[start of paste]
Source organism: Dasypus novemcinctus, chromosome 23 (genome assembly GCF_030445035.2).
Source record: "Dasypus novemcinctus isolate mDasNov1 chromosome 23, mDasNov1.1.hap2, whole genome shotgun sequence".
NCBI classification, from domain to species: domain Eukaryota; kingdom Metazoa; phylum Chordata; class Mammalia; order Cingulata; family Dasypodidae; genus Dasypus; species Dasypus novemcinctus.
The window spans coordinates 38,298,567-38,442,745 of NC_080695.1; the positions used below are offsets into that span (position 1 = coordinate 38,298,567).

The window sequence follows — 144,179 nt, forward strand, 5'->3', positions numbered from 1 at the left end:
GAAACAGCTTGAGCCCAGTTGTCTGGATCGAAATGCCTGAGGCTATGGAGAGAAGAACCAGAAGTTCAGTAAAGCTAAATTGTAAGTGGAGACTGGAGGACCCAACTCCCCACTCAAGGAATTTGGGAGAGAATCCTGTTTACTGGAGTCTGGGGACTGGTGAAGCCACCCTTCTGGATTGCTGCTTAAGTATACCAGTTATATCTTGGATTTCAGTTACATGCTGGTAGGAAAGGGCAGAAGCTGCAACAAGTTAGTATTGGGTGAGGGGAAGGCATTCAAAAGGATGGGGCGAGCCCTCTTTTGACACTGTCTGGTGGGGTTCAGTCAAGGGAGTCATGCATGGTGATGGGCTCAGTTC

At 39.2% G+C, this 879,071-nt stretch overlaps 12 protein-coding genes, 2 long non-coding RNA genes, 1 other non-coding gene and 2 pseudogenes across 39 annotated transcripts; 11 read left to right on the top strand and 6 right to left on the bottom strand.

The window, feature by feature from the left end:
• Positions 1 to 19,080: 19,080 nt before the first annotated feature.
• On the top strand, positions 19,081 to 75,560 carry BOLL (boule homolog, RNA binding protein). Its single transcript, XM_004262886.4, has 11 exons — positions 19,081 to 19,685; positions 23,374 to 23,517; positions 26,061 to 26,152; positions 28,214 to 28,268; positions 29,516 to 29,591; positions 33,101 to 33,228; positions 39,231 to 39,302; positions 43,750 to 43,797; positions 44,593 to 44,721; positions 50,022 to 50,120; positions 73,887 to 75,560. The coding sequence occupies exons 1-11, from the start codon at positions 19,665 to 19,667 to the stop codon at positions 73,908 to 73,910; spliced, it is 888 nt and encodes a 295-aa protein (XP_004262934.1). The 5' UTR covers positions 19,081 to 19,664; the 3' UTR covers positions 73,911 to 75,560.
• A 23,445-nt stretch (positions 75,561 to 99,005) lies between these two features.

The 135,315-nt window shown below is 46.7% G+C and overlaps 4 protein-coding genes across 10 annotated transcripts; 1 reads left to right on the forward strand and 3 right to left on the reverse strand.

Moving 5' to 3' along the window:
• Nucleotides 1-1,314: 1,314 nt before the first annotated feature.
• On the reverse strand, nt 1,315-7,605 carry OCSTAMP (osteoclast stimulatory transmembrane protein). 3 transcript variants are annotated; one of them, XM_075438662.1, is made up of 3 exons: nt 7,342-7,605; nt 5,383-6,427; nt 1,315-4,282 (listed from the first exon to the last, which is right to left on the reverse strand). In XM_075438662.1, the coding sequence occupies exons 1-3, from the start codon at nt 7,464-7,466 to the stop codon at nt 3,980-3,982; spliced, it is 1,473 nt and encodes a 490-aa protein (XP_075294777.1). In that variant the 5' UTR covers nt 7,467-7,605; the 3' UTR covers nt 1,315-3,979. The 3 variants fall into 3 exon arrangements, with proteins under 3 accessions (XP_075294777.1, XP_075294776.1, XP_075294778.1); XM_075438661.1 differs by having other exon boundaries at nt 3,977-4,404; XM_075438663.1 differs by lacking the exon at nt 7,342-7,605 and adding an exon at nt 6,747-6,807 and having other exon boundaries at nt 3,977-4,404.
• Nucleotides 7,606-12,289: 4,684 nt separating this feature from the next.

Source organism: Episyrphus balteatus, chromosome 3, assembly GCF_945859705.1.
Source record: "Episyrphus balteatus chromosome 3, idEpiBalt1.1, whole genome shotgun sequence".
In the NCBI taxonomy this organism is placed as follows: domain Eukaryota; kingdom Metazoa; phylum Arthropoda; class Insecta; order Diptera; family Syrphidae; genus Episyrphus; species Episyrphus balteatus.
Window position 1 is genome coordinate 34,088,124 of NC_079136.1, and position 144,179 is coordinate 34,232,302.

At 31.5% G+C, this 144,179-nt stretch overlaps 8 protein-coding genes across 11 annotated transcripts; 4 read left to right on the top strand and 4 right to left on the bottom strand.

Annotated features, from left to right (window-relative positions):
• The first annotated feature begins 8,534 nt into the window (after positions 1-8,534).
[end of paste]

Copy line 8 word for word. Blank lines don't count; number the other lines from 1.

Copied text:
The window, feature by feature from the left end: